Palate:  The mouthfeel had a warming, medium body. It came as no surprise that smoky peat would be there. It took a sip or two to start identifying what lay beneath.  Smoke and black pepper were up on the front. Mid-palate became a very complex recipe of pear, apple, citrus, cocoa, and mace. Then, on the back, I ran into clove that I could almost chew and brine. 


Finish:  A very long and lasting finish of smoke, oak, and clove remained. The clove rolled on and on and suddenly fell off a cliff.  It did make my hard palate tingle. 


Bottle, Bar, or Bust:  Despite the explosive number of 139.6 PPM, this whisky was well-balanced and so much more than smoke. I almost psyched myself out and was a cautious taking that first sip. I prepared to have my palate wrecked, but that never happened. I was pleased with how much complexity existed and how flavorful this Scotch turned out. 


The unknown factor for me is the price. I have not been provided with suggested retail prices, but I have seen Octomore previous releases in the low-to-mid-$100 range, and I'm willing to go out on a limb and suggest it is in that neighborhood. Octomore 11.1 is absolutely in a class by itself, and while it isn't the destroyer of palates that made me nervous, you absolutely must be a fan of peated whiskies, otherwise, this is not the dip-your-toe-in-the-pool opportunity.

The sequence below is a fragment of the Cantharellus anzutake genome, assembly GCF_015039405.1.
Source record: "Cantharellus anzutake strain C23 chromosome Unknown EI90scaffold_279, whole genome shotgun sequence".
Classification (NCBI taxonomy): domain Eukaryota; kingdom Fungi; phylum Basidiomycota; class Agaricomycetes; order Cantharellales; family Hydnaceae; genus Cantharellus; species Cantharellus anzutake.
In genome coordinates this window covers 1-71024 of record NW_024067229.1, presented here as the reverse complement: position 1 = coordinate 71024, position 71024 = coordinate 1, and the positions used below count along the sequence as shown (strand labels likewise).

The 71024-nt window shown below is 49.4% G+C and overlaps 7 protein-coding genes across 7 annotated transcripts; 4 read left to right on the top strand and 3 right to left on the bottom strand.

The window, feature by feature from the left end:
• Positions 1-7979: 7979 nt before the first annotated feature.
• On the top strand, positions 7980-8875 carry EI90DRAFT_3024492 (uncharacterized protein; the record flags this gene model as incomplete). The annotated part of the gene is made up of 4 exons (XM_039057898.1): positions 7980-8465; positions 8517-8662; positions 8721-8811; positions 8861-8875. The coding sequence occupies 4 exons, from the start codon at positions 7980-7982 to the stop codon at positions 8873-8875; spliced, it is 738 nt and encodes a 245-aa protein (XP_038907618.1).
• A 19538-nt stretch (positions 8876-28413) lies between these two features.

As for myself, I really enjoy peated whiskies and was very impressed. If that's your jam, too, then you'll also appreciate my Bottle rating for Octomore 11.1. Feel the peat, but don't fear it. Cheers!




Tuesday, September 29, 2020

Bruichladdich: The Octomore Eleven

 


  • Part One of The Octomore 11 Insider's Guide, "Background and History of Bruichladdich" has been released and can be found on ScotchNoob's blog
  • Part Three of The Octomore 11 Insider’s Guide, “The Numbering System and History of Releases,” is live on The Whiskey Jug's blog
  • Part Four of The Octomore 11 Insider's Guide, "Processes and Recipes," is live on Whisky Monster's blog
  • Part Five of the Octomore 11 Insider's Guide, "Tasting Advice and Notes" is live on Whisky Monster's blog as well
  • Part Six of the Octomore 11 Insider's Guide, "Food Pairings and Settings" is live on The Charred Cask's blog


Octomore.  Have you heard about it?  If that's new to you, it is a Scotch for folks who love peat. I don't mean just a little peat. I mean a mouthful of it! You see, Octomore, which is made by Bruichladdich, is hands-down the most heavily-peated Scotch around. More peat than Laphroig. More peat than Lagavulin. More peat than even Ardbeg. 


Octomore is a special release each Fall. Fans run to the store and snag their bottles as soon as it is released, they post all over social media photos of their trophies, just like what happens with many coveted whiskey releases. Well, here we are, it is Fall, and the 11th incarnation is about to hit the shelves on October 1st.


I've always been big on transparency. That's one of the things I point out when folks do things right, especially in the whiskey business. I also hold myself to that very rigorous standard - I am always transparent with my readers.



 The Octomore 11 consist of the following: